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He Transformed Science; Changed Lives

                              By Pushpa Mitra Bhargava PhD

Most of the famous scientists around the world are known only for one major discovery that has had a lasting impact on our lives: Wilhelm Roentgen for x-rays, Marie Curie for radium, C V Raman for the scattering of light by liquids, P M S Blackett for cosmic rays, Ronald Ross for the life cycle of the malarial parasite, Alexander Fleming for penicillin--all awarded the Nobel Prize for their one major discovery.

There have been a few scientists known for two discoveries: Albert Einstein for the photoelectric effect and the theory of relativity, John Bardeen for transistors and super-conductivity, Hargobind Khurana for the genetic code and synthesis of gene.

Occasionally a scientist makes a large number of discoveries albeit in only one field like Robert Woodward in organic chemistry.

Then there are persons who have made important contributions but have not received the Nobel Prize or equivalent honours like Jonas Salk who made the first polio vaccine, Michael Heidelberger the father of modern immunology, G N Ramachandran who discovered the structure of collagen the most abundant protein in our body and also laid the foundations for CT scan and NMR technologies.

Rarely, extremely rarely, a person comes on the world scene and transforms science and our lives by making a large number of major discoveries in -- and otherwise makes important contributions to -- more than one basic field and does not only not get a Nobel Prize but does not get to be known by name to most people, including scientists around the world.

I am referring to Yellapragada SubbaRow. Such an individual is perhaps born once in a thousand years or more. I do not believe there is any other person in the documented history of biology and medicine over the last 5000 years who made such a large number of basic discoveries that are applied so widely.

SubbaRow was born in India in 1895 and he died in USA in 1948 at the young age of 53.

He went to the United States in 1923 after graduating from the Madras Medical College and worked at Harvard Medical School until 1940 when he went to Lederle Laboratories to direct its medical research.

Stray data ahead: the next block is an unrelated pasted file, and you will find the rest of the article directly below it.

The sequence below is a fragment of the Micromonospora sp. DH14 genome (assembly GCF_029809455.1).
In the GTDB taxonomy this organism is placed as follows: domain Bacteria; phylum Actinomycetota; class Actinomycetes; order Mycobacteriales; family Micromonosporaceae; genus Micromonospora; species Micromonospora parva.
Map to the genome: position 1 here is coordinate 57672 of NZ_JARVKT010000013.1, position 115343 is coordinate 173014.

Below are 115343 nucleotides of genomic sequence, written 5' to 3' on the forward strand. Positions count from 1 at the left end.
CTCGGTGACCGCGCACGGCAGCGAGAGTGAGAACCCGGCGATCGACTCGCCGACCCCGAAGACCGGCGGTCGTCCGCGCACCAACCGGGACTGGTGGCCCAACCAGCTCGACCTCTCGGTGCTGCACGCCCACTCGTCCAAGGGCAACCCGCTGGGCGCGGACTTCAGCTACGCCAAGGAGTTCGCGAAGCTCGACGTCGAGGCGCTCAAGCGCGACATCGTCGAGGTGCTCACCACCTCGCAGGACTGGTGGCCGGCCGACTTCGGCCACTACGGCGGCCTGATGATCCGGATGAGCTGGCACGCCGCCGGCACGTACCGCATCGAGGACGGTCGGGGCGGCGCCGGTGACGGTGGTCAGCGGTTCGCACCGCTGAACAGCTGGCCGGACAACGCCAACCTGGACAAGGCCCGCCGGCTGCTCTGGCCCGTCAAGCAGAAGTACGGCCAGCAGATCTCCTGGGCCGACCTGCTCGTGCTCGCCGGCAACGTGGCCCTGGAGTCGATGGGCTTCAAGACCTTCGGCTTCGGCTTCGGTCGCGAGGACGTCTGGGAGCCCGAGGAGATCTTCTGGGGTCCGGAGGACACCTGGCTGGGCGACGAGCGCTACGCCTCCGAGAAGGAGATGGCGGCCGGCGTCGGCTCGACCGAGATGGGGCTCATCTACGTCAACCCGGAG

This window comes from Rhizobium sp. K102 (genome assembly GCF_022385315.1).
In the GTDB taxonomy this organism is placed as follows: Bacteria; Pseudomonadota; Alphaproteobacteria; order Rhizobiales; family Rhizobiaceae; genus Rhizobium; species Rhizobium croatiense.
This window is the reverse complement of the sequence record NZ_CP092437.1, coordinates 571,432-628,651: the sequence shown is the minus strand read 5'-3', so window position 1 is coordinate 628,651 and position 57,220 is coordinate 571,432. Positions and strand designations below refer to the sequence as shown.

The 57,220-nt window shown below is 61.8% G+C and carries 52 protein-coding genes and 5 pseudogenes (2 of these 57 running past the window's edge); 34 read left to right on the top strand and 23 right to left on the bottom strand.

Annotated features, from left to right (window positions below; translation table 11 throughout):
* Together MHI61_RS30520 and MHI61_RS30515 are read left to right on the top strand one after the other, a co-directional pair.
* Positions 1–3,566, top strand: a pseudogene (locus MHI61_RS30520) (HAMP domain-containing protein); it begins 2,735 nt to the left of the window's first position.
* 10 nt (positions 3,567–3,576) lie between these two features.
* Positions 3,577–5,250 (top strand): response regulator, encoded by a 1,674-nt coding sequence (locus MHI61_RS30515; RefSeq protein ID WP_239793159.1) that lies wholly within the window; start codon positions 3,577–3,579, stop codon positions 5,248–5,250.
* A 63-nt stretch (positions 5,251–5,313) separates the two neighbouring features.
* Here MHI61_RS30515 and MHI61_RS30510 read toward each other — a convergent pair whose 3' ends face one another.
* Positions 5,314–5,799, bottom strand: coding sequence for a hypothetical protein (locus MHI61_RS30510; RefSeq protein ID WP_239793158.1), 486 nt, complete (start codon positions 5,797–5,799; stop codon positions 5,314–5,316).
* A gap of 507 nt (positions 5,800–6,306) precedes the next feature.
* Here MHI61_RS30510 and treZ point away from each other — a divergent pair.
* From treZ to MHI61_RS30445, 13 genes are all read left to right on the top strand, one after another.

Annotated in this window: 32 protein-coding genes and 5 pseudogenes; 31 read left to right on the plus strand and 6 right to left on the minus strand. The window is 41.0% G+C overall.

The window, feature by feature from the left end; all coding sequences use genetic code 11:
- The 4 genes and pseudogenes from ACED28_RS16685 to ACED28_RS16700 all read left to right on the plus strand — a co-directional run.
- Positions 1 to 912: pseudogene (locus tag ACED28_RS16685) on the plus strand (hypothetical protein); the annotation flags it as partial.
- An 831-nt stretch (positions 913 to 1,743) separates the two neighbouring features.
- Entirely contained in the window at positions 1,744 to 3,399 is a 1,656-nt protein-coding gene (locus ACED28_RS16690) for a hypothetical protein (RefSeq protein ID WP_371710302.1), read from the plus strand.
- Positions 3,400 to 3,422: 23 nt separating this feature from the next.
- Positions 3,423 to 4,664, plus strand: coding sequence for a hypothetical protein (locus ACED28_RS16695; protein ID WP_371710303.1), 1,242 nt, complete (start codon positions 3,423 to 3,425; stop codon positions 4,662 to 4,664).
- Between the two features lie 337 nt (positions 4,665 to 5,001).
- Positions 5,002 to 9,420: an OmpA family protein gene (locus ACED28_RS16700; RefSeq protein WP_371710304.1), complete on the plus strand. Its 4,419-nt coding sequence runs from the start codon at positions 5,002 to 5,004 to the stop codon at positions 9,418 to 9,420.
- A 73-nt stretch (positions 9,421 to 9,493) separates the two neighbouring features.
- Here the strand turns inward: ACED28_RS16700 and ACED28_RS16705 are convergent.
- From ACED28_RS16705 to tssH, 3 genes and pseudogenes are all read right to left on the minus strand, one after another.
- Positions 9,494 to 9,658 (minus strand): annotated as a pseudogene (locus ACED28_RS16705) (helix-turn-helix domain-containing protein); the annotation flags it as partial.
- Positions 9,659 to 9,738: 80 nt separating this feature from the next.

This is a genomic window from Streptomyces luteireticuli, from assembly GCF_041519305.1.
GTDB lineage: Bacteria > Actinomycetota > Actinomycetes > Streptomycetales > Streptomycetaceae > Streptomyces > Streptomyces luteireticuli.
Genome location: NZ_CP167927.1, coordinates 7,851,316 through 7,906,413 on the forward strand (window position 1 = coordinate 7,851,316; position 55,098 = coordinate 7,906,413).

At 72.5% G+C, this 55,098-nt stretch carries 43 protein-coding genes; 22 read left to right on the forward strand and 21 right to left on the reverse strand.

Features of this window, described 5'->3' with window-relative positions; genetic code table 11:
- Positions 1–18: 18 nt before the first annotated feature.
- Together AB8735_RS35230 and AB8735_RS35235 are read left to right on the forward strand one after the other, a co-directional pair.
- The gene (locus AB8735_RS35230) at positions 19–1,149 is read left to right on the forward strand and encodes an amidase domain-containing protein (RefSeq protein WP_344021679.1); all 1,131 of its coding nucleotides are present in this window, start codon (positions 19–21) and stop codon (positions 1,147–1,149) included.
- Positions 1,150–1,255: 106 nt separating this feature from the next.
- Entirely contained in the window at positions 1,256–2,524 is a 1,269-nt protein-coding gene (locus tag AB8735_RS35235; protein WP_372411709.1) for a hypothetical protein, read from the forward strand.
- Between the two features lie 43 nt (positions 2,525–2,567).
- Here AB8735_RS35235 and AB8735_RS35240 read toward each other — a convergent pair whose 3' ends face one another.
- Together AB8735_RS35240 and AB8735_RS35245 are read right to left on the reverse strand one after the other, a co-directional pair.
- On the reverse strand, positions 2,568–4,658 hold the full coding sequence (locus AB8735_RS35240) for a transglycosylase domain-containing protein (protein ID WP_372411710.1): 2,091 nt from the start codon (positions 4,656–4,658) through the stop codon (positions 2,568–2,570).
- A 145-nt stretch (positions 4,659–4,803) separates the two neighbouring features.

The search he directed at Lederle Laboratories for antibiotics with wider range of cures than the then available penicillin and streptomycin led to the discovery of polymyxin widely used even today in cattle-feed and Aureomycin the first of tetracycline antibiotics which all of us have had some time or the other in our lives. Tetracyclines have saved millions of lives over the last 50 years.

Aureomycin was presented to medicine in 1948 the year SubbaRow died. It was the first broad-spectrum antibiotic, that is, one effective against both gram-positive and gram-negative germs. It was thus more powerful than either Fleming's penicillin or Waksman's streptomycin.

When SubbaRow's centenary year began in 1994, tetracyclines --especially Doxycycline -- helped confine and then eradicate the plague epidemic that broke out in Gujarat and Maharashtra. It was a debt SubbaRow paid to his motherland almost half a century after death which claimed him soon after the unveiling of Aureomycin before a medical gathering at the New York Academy of Sciences.

SubbaRow and his team of organic and biological chemists isolated folic acid from liver and a microbial source and then synthesized it in 1945.

By the clinical trials he organised, SubbaRow had the satisfaction of knowing that it cures tropical sprue which took him to the death's door while a medical student in Chennai and carried away two of his brothers.

It is a pity SubbaRow is not given the credit for laying the foundations for the isolation of Vitamin B12 the anti-pernicious anaemia factor. Our daily requirement of B12 is just one microgram. That is all you require but it is extremely important you get it. If you have those indescribable pains all over, chances are that you need it. SubbaRow spent years trying to isolate it from liver and succeeded but failed to recognise it. Others opened the door he found.

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(c) Evelyn Publishers, This Website is dedicated to Dr Yellapragada SubbaRow whose contribution to human well being is unparalled